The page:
When the Vincents stepped in, the home had been on the market for several years and was in good shape but in need of some love. The family closed on the property this past spring and moved during the city’s COVID shutdown. For Sara, who works as a school counselor, the timing made the move easier. She was working remotely and the girls were doing online school, which gave them some extra flexibility during a big move.
“We’ve learned what works for us”
Sara is the writer in the family and takes time to thoughtfully document the family’s new journey on the Our Modern Manor blog as they work to make a palace into a home.
“It is large and grand, so to make it cozy and welcoming does present some challenges,” Sara said. “Trying to find furniture pieces or decor that will make it feel like us and also inviting and a place that our girls want to hang out and bring their friends to.”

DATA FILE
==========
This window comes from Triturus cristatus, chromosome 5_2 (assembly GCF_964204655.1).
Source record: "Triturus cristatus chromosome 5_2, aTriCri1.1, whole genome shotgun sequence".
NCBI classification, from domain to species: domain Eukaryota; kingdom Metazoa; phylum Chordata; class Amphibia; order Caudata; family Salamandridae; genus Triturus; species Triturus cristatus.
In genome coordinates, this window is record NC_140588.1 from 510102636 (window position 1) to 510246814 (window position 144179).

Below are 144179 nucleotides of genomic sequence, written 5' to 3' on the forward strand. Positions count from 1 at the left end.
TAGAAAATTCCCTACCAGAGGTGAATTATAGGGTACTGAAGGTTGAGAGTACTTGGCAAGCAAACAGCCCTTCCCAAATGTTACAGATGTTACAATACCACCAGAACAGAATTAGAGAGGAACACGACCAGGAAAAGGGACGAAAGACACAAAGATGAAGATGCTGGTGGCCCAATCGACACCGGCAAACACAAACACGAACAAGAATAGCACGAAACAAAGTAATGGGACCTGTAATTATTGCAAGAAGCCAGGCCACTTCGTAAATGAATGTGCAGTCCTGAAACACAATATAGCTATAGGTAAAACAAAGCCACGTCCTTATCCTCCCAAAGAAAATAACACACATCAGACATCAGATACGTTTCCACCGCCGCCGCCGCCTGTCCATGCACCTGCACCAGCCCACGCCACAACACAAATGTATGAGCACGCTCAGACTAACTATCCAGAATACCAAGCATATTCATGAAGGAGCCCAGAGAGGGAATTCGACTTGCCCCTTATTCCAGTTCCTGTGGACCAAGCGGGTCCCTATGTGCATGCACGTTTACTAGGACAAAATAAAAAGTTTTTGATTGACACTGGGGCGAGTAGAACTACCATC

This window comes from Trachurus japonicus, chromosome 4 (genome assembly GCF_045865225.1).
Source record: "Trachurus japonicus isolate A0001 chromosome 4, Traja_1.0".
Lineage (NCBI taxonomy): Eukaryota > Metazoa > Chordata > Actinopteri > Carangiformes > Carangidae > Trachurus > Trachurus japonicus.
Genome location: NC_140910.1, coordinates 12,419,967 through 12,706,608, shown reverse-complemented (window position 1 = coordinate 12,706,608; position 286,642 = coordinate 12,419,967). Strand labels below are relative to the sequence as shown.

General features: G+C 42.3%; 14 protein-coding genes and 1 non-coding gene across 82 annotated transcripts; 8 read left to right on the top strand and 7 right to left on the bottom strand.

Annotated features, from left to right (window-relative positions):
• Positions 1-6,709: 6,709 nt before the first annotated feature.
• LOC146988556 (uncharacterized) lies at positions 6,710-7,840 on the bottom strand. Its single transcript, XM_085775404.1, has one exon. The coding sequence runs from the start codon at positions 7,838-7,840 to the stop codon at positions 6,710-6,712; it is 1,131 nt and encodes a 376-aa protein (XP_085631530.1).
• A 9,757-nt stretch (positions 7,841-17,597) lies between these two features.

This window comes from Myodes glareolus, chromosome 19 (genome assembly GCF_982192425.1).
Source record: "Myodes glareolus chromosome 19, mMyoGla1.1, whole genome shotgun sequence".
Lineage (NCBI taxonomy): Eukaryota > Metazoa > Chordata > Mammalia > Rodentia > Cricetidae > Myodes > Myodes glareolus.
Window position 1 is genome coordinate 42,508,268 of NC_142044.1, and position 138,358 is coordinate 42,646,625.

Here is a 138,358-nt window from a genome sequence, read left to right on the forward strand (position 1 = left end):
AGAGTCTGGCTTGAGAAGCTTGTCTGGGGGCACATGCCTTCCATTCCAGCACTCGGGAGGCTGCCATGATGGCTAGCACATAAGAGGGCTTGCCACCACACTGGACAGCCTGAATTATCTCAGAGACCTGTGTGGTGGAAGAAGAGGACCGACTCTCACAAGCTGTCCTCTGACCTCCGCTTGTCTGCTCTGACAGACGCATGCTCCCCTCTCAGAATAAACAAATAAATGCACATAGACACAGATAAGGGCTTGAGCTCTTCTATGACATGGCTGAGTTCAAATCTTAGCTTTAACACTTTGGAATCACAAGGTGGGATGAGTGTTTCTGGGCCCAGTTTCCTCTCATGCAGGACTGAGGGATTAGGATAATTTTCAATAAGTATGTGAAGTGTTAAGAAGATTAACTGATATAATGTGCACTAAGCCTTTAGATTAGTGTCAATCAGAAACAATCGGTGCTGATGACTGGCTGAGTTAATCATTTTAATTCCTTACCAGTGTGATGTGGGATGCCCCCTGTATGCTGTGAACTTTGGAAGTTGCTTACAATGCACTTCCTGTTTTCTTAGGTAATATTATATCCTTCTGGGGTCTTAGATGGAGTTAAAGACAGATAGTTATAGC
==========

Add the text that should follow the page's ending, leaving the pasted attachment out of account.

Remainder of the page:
The cozy, contemporary family room showcases the family’s warm, modern design style and at the same time fits right in with the house.
“I would say that is our style. We like a lot of color and more of a contemporary look but also something that works with the house and isn’t over-the-top modern,” Matt said.
Another owner would ramp up the palatial vibe but, the Vincents have enough remodels under their belt to know what works.
“We’ve learned what works for us and what doesn’t…I like open airy space. There’s some pull sometimes in a house like that to fill it with antiques and furnishings and art that fits a certain era. But I’m a little bit stubborn and I won’t do that,” Sara said. “I don’t really want to live in a museum.”